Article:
Below is the first finished painting from my new studio, American Mountains. I’ve been struggling for inspiration lately, so I reached out to my brother for help. A few years ago, he spent about six months hiking through the American landscape. He took some wonderful photos and has allowed me to paint them (thanks Tim!).
Reference Photo and Study
Here’s the photo I painted from:
I also painted the following color study in preparation:
A word of warning: Don’t be a fool like me and position your study precariously next to a palette full of wet paint. It’s an accident waiting to happen (see below).
- Oil on Ampersand Gessoboard. 24 x 18 inches.
- Main colors: Ultramarine blue, cobalt blue, cadmium red, alizarin crimson, cadmium yellow, viridian green, and titanium white.
Refer to my supply list for more details on what I use.
- I painted this one with more care and less instinct. I haven’t been as active lately, so I’m rusty. I need to get a few wins under my belt before I can free up my style.
- It’s a moody landscape. I drew inspiration from Albert Bierstadt and Thomas Cole.
- I really pushed the blue of the distant mountains. It’s much more saturated than the reference photo, but I think it works.
- A key feature of this scene is that light hitting the grass around the middle of the painting, then tapering off. It was tricky to get this color right-to make it stand out without being garish. I scraped the area down a number of times. Thick paint didn’t work. I settled on thin scumbles of rich color. Here’s a close-up:
- I was careful to stop before overworking it. This is one of the hardest aspects of painting. At what point is the painting finished? For me, it’s usually that point when I don’t think my next stroke will add any meaningful value.
Here’s a look at the new studio, plus some progress shots of the painting:
Step 1: Rough sketch.
Step 2: Color block-in.
Step 3: Deepen the darks, refine the lights.
Step 4: Finishing touches and photograph (I still need to sign the painting).
Thanks for Reading!
Thanks for taking the time to read this post. I appreciate it! Feel free to share with friends. If you want more painting tips, check out my Painting Academy course.
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7 comments on “On the Easel: American Mountains”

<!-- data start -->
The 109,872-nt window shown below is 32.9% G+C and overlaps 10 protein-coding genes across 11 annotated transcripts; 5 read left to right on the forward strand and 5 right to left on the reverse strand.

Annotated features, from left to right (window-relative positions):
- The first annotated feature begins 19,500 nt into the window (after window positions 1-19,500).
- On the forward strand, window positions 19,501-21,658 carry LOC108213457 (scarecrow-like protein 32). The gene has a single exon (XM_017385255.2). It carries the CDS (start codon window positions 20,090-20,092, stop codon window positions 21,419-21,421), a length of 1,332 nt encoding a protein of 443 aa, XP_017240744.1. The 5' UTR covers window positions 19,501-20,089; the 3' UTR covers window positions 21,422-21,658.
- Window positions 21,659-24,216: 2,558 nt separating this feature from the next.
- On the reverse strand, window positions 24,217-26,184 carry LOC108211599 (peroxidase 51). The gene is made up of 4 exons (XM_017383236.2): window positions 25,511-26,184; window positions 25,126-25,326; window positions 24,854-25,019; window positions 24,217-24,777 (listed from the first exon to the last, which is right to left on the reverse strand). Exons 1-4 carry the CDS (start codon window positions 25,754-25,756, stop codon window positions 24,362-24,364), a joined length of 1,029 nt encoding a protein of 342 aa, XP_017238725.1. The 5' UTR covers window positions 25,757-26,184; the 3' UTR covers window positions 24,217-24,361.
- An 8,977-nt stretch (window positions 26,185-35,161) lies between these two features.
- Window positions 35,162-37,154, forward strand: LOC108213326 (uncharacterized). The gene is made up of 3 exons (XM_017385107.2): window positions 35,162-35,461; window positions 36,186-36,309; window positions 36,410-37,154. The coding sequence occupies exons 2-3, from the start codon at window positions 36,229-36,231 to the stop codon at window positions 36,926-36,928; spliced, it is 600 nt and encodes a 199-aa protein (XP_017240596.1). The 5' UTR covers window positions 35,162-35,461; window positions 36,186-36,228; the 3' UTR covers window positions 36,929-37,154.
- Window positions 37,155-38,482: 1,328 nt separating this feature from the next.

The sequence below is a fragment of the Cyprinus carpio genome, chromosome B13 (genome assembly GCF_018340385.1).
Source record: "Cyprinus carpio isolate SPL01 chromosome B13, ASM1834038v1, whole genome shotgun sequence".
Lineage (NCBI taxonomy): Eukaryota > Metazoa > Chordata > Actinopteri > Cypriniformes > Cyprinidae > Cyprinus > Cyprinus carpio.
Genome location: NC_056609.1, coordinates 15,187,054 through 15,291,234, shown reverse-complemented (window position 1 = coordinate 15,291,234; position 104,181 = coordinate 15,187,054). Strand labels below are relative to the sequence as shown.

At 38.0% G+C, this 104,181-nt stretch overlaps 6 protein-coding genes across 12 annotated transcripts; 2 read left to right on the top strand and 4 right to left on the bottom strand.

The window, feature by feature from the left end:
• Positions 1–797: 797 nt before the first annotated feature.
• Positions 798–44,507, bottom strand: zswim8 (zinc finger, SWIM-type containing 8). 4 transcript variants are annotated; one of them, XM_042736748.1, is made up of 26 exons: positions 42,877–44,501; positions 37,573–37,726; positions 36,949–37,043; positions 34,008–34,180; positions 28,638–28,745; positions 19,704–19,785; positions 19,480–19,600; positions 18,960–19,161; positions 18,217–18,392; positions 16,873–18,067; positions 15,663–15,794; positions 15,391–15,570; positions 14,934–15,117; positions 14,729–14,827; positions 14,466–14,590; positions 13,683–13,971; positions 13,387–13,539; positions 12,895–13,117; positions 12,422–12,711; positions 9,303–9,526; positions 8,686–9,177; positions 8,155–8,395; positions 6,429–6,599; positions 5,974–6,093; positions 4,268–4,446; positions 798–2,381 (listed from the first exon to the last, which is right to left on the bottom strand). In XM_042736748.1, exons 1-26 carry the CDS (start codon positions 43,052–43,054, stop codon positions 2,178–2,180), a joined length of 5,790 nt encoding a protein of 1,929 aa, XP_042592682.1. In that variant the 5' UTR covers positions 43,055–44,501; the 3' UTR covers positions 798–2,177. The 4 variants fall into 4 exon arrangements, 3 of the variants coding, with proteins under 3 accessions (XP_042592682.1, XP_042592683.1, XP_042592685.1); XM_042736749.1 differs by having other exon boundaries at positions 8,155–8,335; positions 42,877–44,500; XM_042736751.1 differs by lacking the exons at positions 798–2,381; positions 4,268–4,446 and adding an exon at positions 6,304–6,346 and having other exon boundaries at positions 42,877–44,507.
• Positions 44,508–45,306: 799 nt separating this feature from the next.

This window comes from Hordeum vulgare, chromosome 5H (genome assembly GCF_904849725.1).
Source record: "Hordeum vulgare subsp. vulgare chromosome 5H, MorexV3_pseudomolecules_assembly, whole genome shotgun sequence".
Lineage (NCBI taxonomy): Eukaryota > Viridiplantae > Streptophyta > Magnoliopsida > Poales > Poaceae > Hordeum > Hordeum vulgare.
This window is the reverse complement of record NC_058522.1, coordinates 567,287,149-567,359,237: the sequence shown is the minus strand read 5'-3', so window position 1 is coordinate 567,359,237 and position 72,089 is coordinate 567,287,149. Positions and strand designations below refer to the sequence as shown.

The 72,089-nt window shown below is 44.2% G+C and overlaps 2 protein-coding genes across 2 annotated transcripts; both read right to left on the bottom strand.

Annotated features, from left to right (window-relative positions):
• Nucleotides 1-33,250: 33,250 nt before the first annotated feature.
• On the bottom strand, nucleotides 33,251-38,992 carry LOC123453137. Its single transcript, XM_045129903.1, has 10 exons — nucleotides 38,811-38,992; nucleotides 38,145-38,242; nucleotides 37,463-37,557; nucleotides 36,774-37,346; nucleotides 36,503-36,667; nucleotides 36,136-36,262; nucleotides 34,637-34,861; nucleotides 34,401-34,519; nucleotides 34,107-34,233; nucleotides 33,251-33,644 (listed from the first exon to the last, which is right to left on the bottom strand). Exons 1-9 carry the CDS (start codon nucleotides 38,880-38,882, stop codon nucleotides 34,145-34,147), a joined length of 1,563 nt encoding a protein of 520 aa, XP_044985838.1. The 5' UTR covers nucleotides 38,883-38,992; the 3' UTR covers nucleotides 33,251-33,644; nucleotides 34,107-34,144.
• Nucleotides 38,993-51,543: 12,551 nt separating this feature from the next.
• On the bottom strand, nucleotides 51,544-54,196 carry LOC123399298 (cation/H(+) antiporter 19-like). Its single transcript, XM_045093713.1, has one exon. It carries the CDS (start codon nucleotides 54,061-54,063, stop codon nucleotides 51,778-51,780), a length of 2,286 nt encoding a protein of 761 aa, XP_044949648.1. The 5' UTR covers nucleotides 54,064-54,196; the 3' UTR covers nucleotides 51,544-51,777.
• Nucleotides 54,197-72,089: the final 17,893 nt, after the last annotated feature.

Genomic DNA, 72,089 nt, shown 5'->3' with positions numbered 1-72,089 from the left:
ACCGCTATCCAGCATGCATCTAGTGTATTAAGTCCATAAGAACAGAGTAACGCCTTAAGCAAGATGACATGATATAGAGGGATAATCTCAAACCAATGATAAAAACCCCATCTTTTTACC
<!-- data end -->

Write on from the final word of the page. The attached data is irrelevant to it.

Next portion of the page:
I enjoyed seeing your process. Thanks! I’ve painted about a picture a year, always giving them away to anyone who expressed interest. Now I want to hone my few skills and produce more paintings. Thank you for your generous offer to guide the way.
I love what you share and your helpful comments. From step three and on, I would have been happy with the painting. Soon I will have the courage to pick up a paintbrush.
Thank you for these “on the easel” posts! I am a complete beginner and it helps me to see where you start and how you get to the finish.
I live in the Colorado Rocky Mountain area and I am guessing that was where this picture was taken. You did a great job of capturing the spirit of the west!
The posts and progress on your paintings are inspiring to me. Thank you for opening my eyes! I feel the need to paint sooner then later.
Hi. My name’s Thomas. I been reading and rereading your emails like every day for a out a year or more. Oh, Congrats on the little one. I can’t imagine myself and a baby. I’m sure we would fight everyday. I like to put a LOL there but it’s true. HA ha ha ha. Just to let you know real quick, I have learned a lot from you and just wanted you to know it. Your wisdom is highly appreciated. Also, love your e book’s. Wish they were real
Tim, actually i thought the mountains to be pretty good Impressionism. The only adjustment as with all painting would be on that blue mountain in the back on the left…value is too dark intense for distance perspective….Typical redo that all painters do. I do not belieVe that complex paintings can be perfect on first laying of the paint. I say again, pretty good job. Vin from America